There’s More to Life (and Life Sciences) Than What the Textbooks Say, Composing, 01/08/2013

I got such good readership numbers (relatively speaking) and positive feedback on my last post about the nature of sophists and philosophical anoraks, that I got a little mild performance anxiety about today. But the nice thing about daily updates is that not every one needs to hit it out of the park. In fact, if I manage a well-written, popular, remarkably insightful post every two/three weeks, as I’ve done so far, I think that’s pretty good performance.

Yesterday, most of my philosophical work was spent on my post-doc proposal again, working out the best way to pitch this problem in evolutionary biology that I’d work on. It’s an unorthodox take on a philosophical problem in the field, but also one that involves some of what I’ve learned in the last two years I’ve spent working with the Social Epistemology Review and Reply Collective. This is a collection of scholars from several different disciplines who have a shared interest in the social dimensions of knowledge. From my perspective and for my work on the subject, it examines how philosophical concepts are shaped by the public constitution of knowledge, the social aspects of thought. 

Essentially, one of my nagging questions about the discipline of evolutionary biology is why the general public seems completely unaware of any of its subtle principles. I think it’s a problem of communication and context. Within a discipline, practitioners rarely think of PR. And outside a discipline, general science education rarely gets into much of the detail of a science where the disputes and varieties of interpretations tend to arise. Most people learn science from pop-sci books and textbooks. The former tend to oversimplify complex concepts for a reading public presumed unable to understand complexity. The latter present everything in a discipline as a readymade set of facts.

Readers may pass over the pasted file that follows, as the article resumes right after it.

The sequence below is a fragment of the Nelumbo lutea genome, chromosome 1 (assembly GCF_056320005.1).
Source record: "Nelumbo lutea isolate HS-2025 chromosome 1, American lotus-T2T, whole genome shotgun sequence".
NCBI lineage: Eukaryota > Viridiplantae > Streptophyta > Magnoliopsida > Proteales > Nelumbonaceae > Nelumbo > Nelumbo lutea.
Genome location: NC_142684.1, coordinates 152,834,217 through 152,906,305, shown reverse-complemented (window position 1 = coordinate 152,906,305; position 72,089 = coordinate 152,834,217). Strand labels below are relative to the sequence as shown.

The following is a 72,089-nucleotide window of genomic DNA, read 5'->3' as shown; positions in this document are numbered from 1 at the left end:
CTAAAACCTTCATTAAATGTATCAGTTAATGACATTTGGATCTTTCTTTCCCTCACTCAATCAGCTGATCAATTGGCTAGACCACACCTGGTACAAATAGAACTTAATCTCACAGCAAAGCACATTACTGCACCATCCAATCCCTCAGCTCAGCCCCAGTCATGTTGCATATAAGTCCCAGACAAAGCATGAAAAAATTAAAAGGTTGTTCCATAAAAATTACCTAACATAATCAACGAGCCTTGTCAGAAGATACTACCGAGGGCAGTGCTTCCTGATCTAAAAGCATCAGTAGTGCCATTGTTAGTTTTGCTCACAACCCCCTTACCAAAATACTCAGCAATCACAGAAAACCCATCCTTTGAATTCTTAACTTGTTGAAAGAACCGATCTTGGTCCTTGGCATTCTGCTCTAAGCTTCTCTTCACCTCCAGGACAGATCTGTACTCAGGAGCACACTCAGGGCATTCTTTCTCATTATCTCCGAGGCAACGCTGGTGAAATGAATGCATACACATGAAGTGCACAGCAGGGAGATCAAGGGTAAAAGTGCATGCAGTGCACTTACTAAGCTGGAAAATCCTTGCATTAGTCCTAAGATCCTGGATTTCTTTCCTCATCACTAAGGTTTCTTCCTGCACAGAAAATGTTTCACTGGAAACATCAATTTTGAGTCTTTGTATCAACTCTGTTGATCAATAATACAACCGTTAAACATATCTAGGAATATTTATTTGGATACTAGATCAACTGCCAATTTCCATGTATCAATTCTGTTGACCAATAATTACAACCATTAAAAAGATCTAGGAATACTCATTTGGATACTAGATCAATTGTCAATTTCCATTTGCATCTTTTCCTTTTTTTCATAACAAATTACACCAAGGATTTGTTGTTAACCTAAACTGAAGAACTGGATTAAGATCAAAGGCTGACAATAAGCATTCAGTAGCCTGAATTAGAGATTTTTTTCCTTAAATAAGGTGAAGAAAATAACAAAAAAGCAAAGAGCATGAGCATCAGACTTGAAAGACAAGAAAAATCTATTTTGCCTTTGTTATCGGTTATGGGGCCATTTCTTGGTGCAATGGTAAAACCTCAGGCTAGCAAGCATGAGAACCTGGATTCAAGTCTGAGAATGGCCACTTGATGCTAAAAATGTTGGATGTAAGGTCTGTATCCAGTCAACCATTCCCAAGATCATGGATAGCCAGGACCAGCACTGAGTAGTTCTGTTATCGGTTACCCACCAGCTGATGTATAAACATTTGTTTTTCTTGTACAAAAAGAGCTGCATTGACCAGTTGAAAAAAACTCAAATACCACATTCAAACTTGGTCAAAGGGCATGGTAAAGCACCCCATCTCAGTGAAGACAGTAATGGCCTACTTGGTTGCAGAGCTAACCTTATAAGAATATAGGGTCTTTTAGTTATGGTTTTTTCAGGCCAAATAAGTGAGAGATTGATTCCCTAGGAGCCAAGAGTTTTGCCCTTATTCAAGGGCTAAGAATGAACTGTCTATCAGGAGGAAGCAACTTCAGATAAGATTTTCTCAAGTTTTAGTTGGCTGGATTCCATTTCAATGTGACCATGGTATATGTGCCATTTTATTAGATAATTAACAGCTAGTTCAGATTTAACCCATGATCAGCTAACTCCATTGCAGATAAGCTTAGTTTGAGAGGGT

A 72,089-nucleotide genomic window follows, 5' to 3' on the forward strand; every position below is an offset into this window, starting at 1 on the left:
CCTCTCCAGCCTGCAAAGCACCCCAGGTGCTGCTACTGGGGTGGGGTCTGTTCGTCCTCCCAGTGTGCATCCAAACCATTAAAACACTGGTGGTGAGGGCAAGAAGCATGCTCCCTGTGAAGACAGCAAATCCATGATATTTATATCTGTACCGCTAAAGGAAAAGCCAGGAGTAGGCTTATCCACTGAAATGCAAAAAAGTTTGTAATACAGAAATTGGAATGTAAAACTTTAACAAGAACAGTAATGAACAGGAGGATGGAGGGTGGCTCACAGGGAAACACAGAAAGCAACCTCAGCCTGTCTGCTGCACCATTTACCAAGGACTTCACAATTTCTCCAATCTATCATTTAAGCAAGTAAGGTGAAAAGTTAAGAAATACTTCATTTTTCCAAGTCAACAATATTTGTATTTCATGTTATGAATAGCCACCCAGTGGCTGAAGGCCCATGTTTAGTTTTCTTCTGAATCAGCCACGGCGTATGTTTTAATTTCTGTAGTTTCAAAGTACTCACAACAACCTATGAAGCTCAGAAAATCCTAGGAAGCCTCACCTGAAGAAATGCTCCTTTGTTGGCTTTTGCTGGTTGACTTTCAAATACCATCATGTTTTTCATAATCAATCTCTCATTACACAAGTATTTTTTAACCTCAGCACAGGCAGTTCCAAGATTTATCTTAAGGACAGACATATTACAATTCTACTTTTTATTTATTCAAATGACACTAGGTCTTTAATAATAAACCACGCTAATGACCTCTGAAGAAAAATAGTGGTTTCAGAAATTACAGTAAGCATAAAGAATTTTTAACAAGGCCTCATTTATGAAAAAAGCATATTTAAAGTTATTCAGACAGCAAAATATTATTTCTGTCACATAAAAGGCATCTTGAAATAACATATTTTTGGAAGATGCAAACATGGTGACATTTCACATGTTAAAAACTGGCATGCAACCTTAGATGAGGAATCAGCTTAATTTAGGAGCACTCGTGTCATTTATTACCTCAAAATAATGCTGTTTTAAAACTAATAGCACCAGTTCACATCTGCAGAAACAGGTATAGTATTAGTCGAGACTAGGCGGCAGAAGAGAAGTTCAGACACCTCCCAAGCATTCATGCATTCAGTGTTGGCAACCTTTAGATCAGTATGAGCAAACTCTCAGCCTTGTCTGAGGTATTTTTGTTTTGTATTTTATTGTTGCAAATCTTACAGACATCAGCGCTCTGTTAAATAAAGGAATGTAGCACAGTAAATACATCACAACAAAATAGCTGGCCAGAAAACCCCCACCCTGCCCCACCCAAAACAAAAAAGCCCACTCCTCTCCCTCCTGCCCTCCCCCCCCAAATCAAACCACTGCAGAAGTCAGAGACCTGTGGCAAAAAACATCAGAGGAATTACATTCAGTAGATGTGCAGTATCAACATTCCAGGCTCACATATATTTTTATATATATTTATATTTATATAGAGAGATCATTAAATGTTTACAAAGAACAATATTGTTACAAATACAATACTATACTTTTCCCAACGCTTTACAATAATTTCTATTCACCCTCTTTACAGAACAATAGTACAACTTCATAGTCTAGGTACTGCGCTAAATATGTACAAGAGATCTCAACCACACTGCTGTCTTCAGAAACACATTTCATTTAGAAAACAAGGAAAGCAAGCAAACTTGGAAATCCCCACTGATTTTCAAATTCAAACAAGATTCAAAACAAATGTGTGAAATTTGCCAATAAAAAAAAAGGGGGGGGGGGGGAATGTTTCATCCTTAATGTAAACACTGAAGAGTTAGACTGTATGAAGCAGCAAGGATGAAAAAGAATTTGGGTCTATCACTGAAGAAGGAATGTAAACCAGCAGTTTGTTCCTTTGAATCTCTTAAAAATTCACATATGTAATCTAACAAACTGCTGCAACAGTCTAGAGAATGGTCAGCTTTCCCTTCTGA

Both forms are horribly inaccurate as to the actual state of any scientific discipline. And I think the textbook layout of knowledge is especially harmful to evolutionary biology, thanks to the political controversy that always arises around evolution. If someone learns that science as a set of facts laid out in a textbook as if they were straight dogma, and doesn’t explain any of the processes by which those scientific principles are discovered, articulated, and refined, then science is treated as just another set of dogmas in textbooks. So intelligent design advocates treat science as one more set of dogmas like theirs. Intelligent design people think genuine knowledge is clearly certain facts beyond all dispute. But that’s poppycock. Genuine knowledge is complex, subject to dispute and reinterpretation. And until we can figure out how to communicate this to the general public, science will be entangled in these ridiculous disputes for a long time.

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